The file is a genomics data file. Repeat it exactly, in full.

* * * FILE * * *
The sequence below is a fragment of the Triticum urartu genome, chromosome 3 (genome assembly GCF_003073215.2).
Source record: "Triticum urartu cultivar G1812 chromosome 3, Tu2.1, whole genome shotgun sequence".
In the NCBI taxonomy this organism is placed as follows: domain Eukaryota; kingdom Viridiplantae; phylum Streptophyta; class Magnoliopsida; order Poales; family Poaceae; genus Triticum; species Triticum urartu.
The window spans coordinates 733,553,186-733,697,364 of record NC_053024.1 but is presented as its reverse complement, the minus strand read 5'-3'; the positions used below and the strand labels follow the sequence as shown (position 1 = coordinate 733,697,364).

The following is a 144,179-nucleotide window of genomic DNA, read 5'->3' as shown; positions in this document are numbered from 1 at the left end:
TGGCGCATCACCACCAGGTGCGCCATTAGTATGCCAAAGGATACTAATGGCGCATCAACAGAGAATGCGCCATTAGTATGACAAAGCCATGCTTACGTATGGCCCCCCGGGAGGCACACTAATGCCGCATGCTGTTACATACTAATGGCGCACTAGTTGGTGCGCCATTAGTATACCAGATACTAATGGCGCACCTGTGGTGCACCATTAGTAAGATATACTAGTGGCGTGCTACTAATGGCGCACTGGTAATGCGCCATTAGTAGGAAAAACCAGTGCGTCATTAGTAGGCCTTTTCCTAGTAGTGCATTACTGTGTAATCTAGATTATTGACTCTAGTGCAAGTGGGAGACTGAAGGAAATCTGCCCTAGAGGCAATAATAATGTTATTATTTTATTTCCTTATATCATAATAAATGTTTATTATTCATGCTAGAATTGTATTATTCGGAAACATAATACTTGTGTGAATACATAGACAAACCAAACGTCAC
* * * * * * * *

The sequence below is a fragment of the Triticum urartu genome, chromosome 3 (genome assembly GCF_003073215.2).
Source record: "Triticum urartu cultivar G1812 chromosome 3, Tu2.1, whole genome shotgun sequence".
In the NCBI taxonomy this organism is placed as follows: domain Eukaryota; kingdom Viridiplantae; phylum Streptophyta; class Magnoliopsida; order Poales; family Poaceae; genus Triticum; species Triticum urartu.
The window spans coordinates 733,553,186-733,697,364 of record NC_053024.1 but is presented as its reverse complement, the minus strand read 5'-3'; the positions used below and the strand labels follow the sequence as shown (position 1 = coordinate 733,697,364).

The following is a 144,179-nucleotide window of genomic DNA, read 5'->3' as shown; positions in this document are numbered from 1 at the left end:
TGGCGCATCACCACCAGGTGCGCCATTAGTATGCCAAAGGATACTAATGGCGCATCAACAGAGAATGCGCCATTAGTATGACAAAGCCATGCTTACGTATGGCCCCCCGGGAGGCACACTAATGCCGCATGCTGTTACATACTAATGGCGCACTAGTTGGTGCGCCATTAGTATACCAGATACTAATGGCGCACCTGTGGTGCACCATTAGTAAGATATACTAGTGGCGTGCTACTAATGGCGCACTGGTAATGCGCCATTAGTAGGAAAAACCAGTGCGTCATTAGTAGGCCTTTTCCTAGTAGTGCATTACTGTGTAATCTAGATTATTGACTCTAGTGCAAGTGGGAGACTGAAGGAAATCTGCCCTAGAGGCAATAATAATGTTATTATTTTATTTCCTTATATCATAATAAATGTTTATTATTCATGCTAGAATTGTATTATTCGGAAACATAATACTTGTGTGAATACATAGACAAACCAAACGTCAC